While I rarely stray into the upper echelons of our industry’s power and privilege, I like to think I keep fairly good company. The familiar list of names sitting in my email address book represents a healthy, hard-working and relatively important cross-section of ICT society. A few CEOs and CIOs, plenty of marketing and PR types, as well as managers, advisers, consultants, developers technicians and so on.
So, it was with some shock and a great deal of awe to see one particular name ping into my inbox the other day. Not for me any old Joe Somebody or Plain Jane. Not Bill or Steve, Larry or Sergey. Greg, Murray, Jeff or Anthony. Nor Matthew, Mark, Luke or John (but there’s a hint). Not even Barack or JK. No one so trivial. I’d received an electronic communiqué from the man above … Christ himself.
It had to be him. As far as I’m aware, you can’t name a person after the Son of God — although it’s perfectly acceptable to call your kid Superman, Disney, ESPN, Pilot Inspektor, Diva Muffin and Sage Moonblood, so go figure. In fact, did you know some countries publish lists of acceptable names from which new mums and dads must choose, such as in Denmark, Argentina, Portugal and Spain (which, incidentally, all appear to allow Jesus).
Likewise, Germany, where, as you’re dying to ask, yes, Adolf Hitler is banned, as are Josef Stalin (although not his real name, Loseb Besarionis dze Jughashvili) and Osama Bin Laden, as well as invented and androgynous names, so no BMW, Audi, Beyer, Siemens, Leica, Teac, etc. I guess that goes for Apple, too — or should that be Apfel?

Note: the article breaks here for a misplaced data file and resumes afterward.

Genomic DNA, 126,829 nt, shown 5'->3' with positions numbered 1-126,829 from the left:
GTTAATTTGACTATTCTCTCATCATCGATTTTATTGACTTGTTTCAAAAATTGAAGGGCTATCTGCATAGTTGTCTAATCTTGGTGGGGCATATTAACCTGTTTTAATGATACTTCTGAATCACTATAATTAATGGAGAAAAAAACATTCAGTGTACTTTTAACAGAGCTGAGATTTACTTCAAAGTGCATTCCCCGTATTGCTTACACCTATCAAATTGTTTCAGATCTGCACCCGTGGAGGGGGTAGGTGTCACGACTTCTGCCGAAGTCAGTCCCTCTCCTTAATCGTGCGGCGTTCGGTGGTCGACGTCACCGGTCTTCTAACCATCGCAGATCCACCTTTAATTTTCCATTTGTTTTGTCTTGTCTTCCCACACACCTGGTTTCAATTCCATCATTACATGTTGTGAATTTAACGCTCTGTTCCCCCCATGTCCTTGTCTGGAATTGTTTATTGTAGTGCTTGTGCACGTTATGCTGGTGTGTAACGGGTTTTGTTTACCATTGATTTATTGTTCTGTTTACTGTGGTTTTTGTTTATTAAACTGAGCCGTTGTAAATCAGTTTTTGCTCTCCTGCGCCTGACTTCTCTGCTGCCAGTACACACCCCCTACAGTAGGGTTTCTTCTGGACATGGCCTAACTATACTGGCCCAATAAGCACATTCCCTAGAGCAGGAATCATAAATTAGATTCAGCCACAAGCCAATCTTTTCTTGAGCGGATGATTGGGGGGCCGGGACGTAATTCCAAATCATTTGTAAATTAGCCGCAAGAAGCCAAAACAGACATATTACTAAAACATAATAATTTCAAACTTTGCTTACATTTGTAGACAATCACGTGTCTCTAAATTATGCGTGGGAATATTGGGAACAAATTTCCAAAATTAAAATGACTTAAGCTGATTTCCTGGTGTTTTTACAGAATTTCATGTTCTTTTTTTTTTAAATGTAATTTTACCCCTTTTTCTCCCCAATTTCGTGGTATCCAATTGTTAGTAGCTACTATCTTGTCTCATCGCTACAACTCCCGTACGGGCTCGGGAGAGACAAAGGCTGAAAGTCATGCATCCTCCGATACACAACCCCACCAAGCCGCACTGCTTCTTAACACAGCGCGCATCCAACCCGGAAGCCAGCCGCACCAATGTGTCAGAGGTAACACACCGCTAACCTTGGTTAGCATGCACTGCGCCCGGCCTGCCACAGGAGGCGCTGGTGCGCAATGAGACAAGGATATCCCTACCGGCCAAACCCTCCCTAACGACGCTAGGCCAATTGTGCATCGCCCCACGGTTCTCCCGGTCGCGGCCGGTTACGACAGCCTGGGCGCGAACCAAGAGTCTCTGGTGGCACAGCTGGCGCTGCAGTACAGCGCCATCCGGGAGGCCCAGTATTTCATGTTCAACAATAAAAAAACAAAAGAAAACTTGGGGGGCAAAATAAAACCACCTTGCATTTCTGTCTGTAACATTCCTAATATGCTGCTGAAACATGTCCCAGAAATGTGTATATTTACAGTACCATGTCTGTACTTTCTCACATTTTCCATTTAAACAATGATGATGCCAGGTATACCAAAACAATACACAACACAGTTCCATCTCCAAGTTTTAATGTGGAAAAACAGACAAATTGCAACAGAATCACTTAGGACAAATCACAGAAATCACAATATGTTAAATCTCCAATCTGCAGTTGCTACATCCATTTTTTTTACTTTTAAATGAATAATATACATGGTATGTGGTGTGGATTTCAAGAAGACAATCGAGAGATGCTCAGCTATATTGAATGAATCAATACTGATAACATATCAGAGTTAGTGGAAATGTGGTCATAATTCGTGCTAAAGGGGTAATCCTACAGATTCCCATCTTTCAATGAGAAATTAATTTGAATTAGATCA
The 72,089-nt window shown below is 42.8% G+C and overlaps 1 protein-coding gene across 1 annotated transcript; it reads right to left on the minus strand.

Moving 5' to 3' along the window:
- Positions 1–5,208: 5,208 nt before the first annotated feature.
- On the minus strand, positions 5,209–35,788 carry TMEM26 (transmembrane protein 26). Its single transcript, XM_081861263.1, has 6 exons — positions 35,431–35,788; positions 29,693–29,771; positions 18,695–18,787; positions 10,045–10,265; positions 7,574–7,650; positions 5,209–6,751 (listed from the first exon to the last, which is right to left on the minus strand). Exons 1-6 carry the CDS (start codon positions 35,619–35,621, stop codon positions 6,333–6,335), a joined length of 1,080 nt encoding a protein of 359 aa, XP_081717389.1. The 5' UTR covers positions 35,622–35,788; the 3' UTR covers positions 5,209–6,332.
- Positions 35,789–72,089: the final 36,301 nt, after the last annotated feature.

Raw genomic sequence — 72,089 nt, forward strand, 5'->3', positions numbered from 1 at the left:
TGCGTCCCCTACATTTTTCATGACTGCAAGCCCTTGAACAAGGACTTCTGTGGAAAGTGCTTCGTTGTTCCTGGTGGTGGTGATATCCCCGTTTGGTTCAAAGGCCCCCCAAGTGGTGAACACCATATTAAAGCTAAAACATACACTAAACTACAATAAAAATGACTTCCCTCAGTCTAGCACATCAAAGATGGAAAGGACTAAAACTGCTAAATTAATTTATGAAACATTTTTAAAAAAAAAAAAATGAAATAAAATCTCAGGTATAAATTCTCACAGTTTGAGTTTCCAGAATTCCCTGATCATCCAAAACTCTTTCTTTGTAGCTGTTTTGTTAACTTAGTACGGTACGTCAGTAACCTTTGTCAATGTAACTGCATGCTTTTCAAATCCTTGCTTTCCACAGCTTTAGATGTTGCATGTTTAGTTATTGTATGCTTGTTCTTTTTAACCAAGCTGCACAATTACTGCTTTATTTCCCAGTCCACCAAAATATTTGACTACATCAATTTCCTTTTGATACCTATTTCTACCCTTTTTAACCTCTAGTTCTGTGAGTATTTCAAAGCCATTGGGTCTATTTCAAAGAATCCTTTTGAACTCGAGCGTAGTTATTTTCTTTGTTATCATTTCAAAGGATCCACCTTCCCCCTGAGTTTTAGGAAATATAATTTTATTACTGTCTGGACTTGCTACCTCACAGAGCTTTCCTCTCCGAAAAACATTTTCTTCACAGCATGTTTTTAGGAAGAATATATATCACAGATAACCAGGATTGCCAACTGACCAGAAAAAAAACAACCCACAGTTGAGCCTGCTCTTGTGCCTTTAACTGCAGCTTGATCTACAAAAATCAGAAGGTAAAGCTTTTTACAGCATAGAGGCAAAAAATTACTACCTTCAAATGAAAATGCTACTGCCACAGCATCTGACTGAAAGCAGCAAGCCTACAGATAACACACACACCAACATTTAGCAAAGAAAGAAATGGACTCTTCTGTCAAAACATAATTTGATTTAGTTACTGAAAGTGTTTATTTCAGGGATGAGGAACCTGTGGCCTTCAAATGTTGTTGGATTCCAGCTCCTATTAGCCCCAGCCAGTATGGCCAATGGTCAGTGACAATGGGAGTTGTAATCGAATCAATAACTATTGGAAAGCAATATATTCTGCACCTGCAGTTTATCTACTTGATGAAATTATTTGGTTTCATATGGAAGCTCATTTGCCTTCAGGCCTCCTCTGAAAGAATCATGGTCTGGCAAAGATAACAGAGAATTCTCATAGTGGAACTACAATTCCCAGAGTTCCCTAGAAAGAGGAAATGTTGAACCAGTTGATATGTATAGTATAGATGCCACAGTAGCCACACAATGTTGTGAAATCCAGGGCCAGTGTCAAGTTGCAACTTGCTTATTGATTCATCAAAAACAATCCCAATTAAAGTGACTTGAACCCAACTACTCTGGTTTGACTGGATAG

You’ll also be interested to know, I’m sure, that in Malaysia you can’t be named after Japanese cars. But I hope you’re not surprised that a Chinese couple was recently banned from naming their child ‘@’. Yes the ‘at sign’, or officially the ‘commercial at’ — which always strikes me as a far-too-boring name for a great symbol. Just think Ampersand and Asterisk and you’ll know what I mean. But, then again, I guess ‘that squiggly symbol that kind of looks like the letter ‘a’’ is a bit of a mouthful. Any suggestions?
But I digress.
Here I had ‘Christ’ send me an email — and he works for a tech company in Wellington! Remarkable.
Of course, as you’ve no doubt guessed, it wasn’t the Christ. Just some imposter with the name Chris and a surname beginning with ‘T’. I guess it always makes for a cool ice-breaker: “yeah, just email me, Christ@ …”.
I am constantly amazed, however, the lengths some companies seem to go to make email addresses as complex and non-sensical as possible. For the life of me, I can’t quite understand why. If the idea is that you don’t want people contacting your employees, then it definitely works.
Yet, if you want that, why not simply give a person a number and be done with it. Surely, first name, then dot, then second name would work for most. Easy and simple. Not some last name first, underscore, add middle initial, take last three letters from your mum’s maiden name approach, which baffles everyone, including the person using it.
Okay, so some people have the same first and last names. By all means, then add a middle name initial. And then, if beyond statistical probability, they have the same first and last name and initial to their middle name, there’s only one thing for it… sack one of them.